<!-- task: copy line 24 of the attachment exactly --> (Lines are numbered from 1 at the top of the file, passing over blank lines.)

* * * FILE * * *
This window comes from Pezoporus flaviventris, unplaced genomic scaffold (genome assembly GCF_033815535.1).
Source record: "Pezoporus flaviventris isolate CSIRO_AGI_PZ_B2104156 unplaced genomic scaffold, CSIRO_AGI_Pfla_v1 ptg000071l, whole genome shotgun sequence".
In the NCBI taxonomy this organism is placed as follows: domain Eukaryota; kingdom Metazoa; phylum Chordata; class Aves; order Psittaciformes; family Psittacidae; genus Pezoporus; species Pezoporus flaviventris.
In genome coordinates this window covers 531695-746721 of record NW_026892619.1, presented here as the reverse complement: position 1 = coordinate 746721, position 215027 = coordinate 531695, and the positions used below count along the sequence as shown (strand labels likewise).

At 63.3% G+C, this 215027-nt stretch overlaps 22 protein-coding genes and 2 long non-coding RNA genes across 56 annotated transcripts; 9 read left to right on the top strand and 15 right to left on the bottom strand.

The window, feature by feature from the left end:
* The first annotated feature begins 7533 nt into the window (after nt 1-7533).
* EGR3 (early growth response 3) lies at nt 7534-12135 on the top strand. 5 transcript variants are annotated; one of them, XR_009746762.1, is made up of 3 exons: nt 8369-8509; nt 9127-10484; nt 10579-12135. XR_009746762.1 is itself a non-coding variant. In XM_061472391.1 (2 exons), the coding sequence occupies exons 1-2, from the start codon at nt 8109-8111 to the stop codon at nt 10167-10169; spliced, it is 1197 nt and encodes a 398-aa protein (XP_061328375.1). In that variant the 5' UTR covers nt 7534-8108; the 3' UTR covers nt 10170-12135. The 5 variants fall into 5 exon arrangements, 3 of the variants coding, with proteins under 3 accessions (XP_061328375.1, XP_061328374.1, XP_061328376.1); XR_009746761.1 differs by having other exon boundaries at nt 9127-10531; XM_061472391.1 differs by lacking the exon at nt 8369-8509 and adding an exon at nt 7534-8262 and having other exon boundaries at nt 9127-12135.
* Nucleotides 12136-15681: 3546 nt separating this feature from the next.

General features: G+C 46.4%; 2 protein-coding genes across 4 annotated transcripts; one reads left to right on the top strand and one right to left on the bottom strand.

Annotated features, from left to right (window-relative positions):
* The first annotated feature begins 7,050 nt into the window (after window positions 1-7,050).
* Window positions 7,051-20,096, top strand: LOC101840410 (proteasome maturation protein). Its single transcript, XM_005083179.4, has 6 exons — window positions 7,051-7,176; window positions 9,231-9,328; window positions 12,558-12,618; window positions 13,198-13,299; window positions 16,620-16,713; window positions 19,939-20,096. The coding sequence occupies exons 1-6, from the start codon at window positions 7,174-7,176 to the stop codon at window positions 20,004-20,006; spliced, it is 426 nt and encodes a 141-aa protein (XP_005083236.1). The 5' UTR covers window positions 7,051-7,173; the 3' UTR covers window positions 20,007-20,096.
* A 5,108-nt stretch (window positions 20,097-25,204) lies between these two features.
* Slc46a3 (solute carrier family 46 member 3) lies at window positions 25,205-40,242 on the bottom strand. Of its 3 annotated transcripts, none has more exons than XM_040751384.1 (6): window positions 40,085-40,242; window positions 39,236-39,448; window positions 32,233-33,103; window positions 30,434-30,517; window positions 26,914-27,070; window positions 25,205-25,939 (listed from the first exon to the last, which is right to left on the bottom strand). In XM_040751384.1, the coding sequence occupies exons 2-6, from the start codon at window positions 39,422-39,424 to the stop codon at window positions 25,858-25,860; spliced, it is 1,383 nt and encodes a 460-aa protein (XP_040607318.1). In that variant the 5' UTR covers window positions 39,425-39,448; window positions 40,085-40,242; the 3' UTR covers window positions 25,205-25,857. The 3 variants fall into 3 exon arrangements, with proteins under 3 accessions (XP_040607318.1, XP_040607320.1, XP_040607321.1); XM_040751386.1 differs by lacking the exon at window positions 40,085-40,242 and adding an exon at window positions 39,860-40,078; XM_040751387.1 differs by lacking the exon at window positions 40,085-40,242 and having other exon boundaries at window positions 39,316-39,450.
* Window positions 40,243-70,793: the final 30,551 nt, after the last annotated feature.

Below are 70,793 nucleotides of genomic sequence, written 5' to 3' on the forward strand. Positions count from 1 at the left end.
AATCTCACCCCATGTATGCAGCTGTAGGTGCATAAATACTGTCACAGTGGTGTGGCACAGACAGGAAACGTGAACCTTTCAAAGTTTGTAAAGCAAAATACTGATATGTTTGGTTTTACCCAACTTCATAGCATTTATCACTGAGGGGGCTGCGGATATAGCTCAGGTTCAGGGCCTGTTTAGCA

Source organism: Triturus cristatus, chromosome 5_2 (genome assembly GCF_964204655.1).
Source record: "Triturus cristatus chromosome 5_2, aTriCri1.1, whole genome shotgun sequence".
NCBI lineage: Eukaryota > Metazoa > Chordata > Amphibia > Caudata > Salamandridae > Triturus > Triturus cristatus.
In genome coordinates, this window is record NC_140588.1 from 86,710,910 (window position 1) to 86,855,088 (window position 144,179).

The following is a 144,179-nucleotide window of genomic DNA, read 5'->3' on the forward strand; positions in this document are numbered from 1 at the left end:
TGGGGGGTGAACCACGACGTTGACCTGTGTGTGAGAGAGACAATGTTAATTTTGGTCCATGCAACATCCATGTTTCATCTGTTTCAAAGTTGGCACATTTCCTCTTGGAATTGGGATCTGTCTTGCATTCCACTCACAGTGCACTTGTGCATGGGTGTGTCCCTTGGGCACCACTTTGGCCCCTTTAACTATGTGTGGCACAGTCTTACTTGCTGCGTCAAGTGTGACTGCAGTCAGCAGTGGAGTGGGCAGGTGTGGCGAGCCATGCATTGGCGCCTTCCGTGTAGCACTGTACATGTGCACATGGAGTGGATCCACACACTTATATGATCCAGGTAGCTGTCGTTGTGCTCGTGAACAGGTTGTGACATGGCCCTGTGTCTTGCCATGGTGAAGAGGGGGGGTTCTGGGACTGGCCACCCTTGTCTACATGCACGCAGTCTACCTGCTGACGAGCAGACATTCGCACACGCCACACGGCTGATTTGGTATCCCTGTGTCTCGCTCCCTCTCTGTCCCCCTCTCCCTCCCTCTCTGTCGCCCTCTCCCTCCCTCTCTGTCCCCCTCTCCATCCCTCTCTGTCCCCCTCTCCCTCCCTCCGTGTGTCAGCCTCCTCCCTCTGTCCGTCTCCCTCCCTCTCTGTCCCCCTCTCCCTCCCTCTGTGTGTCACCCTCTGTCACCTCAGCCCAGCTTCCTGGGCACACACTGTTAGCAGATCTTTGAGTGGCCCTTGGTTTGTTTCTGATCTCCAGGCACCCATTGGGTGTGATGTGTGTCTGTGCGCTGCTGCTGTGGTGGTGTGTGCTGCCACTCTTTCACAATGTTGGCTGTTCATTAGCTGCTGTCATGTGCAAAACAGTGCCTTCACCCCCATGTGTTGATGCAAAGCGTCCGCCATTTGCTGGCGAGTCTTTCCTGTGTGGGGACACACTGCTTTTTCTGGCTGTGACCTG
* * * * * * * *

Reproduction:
TGGGGGGTGAACCACGACGTTGACCTGTGTGTGAGAGAGACAATGTTAATTTTGGTCCATGCAACATCCATGTTTCATCTGTTTCAAAGTTGGCACATTTCCTCTTGGAATTGGGATCTGTCTTGCATTCCACTCACAGTGCACTTGTGCATGGGTGTGTCCCTTGGGCACCACTTTGGCCCCTTTAACTATGTGTGGCACAGTCTTACTTGCTGCGTCAAGTGTGACTGCAGTCAGCAGTGGAGTGGGCAGGTGTGGCGAGCCATGCATTGGCGCCTTCCGTGTAGCACTGTACATGTGCACATGGAGTGGATCCACACACTTATATGATCCAGGTAGCTGTCGTTGTGCTCGTGAACAGGTTGTGACATGGCCCTGTGTCTTGCCATGGTGAAGAGGGGGGGTTCTGGGACTGGCCACCCTTGTCTACATGCACGCAGTCTACCTGCTGACGAGCAGACATTCGCACACGCCACACGGCTGATTTGGTATCCCTGTGTCTCGCTCCCTCTCTGTCCCCCTCTCCCTCCCTCTCTGTCGCCCTCTCCCTCCCTCTCTGTCCCCCTCTCCATCCCTCTCTGTCCCCCTCTCCCTCCCTCCGTGTGTCAGCCTCCTCCCTCTGTCCGTCTCCCTCCCTCTCTGTCCCCCTCTCCCTCCCTCTGTGTGTCACCCTCTGTCACCTCAGCCCAGCTTCCTGGGCACACACTGTTAGCAGATCTTTGAGTGGCCCTTGGTTTGTTTCTGATCTCCAGGCACCCATTGGGTGTGATGTGTGTCTGTGCGCTGCTGCTGTGGTGGTGTGTGCTGCCACTCTTTCACAATGTTGGCTGTTCATTAGCTGCTGTCATGTGCAAAACAGTGCCTTCACCCCCATGTGTTGATGCAAAGCGTCCGCCATTTGCTGGCGAGTCTTTCCTGTGTGGGGACACACTGCTTTTTCTGGCTGTGACCTG